Spectrum Cable, AT&T, and satellite providers offer Internet access to premises within the 39 square miles to be studied. There is a small amount of commercial fiber, but not enough to support the needs of the region. The RFP describes the situation as:

Service speeds provided in the villages and in limited rural areas are 12-50 mega-bits per-second. Much of the service area has either a single DSL provider or satellite Internet service, both of which fail to meet the FCC’s standard of broadband speed. Combined with the data usage caps of wireless and satellite Internet providers, most rural residents have an Internet access that is functionally useless. 

Cedarville and Clifton

The residential population of the area too be studied is approximately 9,700 which does not include an additional 3,700 students who attend Cedarville University. Because the University has its own fiber optic infrastructure, students attending the college don’t have the same connectivity problems as local residents. Of the students attending the local public schools, 64 percent use DSL at home that hampers they ability to complete online homework assignments.

The broadband cooperative recognizes that the area’s economic development prospects depend on better local connectivity. According to the RFP, businesses have left the area or chosen not to expand in Cedarville due to poor Internet access options.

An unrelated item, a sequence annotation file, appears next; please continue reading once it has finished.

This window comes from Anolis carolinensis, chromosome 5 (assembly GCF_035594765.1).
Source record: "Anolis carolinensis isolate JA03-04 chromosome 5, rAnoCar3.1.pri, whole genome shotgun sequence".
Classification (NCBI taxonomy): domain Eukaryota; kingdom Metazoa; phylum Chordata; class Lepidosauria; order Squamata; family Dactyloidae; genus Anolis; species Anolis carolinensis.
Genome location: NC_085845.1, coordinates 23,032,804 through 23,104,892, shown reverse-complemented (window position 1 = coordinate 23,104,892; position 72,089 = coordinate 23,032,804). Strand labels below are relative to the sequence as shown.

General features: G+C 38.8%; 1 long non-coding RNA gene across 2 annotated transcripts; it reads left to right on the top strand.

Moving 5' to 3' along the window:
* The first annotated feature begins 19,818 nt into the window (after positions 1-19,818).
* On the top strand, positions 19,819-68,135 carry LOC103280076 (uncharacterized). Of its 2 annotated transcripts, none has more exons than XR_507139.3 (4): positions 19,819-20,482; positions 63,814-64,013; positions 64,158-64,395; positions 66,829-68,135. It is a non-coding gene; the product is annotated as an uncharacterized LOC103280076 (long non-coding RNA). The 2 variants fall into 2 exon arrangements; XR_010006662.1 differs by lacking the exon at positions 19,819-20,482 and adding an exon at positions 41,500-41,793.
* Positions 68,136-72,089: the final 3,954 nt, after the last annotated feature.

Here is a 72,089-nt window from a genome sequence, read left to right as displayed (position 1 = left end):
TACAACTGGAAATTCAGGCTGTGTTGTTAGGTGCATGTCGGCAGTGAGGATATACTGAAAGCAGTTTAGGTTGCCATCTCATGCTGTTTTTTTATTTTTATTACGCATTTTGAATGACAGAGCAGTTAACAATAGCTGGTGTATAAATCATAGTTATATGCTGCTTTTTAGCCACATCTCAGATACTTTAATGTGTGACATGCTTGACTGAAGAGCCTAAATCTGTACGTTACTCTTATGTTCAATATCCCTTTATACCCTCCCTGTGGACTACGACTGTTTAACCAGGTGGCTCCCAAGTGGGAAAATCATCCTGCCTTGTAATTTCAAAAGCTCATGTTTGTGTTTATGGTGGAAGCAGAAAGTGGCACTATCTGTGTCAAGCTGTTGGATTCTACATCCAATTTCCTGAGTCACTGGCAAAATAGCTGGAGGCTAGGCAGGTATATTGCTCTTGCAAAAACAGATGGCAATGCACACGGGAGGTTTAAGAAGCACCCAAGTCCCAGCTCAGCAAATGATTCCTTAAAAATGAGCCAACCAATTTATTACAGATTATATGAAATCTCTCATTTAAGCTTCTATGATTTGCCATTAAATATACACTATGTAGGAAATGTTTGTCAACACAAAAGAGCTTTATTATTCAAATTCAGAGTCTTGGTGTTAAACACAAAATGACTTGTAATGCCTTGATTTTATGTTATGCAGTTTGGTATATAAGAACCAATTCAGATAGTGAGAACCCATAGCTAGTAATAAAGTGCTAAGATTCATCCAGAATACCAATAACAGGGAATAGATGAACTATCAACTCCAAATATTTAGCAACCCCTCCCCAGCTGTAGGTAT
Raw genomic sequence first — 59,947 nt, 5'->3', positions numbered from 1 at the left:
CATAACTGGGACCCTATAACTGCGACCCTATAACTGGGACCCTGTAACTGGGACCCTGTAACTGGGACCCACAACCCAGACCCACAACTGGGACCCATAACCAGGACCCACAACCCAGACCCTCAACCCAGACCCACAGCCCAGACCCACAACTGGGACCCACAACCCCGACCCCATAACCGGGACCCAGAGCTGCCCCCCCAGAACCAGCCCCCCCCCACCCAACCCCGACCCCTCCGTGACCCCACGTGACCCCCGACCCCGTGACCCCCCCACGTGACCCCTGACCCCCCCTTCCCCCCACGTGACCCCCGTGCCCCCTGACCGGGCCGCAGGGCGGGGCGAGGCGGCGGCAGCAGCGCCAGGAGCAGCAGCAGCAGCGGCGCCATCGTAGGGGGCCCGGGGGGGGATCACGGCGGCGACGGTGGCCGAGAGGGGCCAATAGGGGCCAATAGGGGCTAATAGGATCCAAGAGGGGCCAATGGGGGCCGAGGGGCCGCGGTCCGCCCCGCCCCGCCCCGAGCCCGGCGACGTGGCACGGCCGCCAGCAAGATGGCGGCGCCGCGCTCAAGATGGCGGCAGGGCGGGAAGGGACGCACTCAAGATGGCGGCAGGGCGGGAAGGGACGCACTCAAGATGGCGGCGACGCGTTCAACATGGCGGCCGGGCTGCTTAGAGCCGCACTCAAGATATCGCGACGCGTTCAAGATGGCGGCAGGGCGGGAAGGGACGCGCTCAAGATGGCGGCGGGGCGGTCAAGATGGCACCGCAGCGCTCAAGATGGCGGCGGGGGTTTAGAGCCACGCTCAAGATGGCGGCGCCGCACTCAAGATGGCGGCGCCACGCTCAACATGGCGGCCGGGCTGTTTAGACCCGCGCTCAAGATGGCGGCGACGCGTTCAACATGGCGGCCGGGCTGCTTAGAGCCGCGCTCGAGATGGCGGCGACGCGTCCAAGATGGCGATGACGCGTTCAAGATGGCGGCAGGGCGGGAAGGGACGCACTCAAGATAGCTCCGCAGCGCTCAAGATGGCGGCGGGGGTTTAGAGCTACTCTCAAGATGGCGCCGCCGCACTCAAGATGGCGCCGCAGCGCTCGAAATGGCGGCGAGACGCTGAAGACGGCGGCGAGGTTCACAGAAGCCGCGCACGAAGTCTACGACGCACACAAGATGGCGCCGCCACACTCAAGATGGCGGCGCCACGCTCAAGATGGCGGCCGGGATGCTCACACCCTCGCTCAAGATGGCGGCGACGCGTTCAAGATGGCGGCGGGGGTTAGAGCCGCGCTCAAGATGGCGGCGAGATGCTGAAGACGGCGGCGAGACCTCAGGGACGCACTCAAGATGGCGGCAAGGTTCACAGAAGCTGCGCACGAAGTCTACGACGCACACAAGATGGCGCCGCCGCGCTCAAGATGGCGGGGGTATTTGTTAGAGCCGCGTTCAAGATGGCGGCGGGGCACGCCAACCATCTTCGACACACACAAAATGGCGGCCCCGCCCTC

Residents and businesses in Sibley and Renville Counties in rural south central Minnesota faced similar issues so they also formed a... Read more

Posted September 7, 2017 by Staff

This is the transcript for episode 269 of the Community Broadband Bits Podcast. Pete Hoffswell, the Broadband Services Manager for Holland, Michigan, joins the show to discuss the city's downtown pilot program. Listen to this episode here.

Pete Hoffswell: The demand is here and it's now and we have people banging on our doors saying "Come on, let's do this."

Lisa Gonzalez: This is episode 269 Community Broadband Bits podcast from the Institute for Local Self Reliance. I'm Lisa Gonzalez. This week Christopher talks with Pete Hoffswell from Holland, Michigan. The community has had fiber in place for a while now, but are in the process of building out a pilot program to offer connectivity to downtown areas. In this interview Pete explains what Holland has achieved, what challenges they face, and what they have in mind for better connectivity. Now here's Christopher and Pete Hoffswell from Holland, Michigan.

Christopher Mitchell: Welcome to another edition of the Community Broadband Bits podcast! I'm Chris Mitchell with the Institute for Local Self Reliance up in Minneapolis, Minnesota and today I'm speaking with Pete Hoffswell, the Broadband Services Manager for the Holland board of Public Works in Michigan. Welcome to the show.

Pete Hoffswell: Hi, Chris, how are you doing today?

Christopher Mitchell: I'm doing good. It's good to talk to you here. Let's just dig in a little bit with what is Holland like?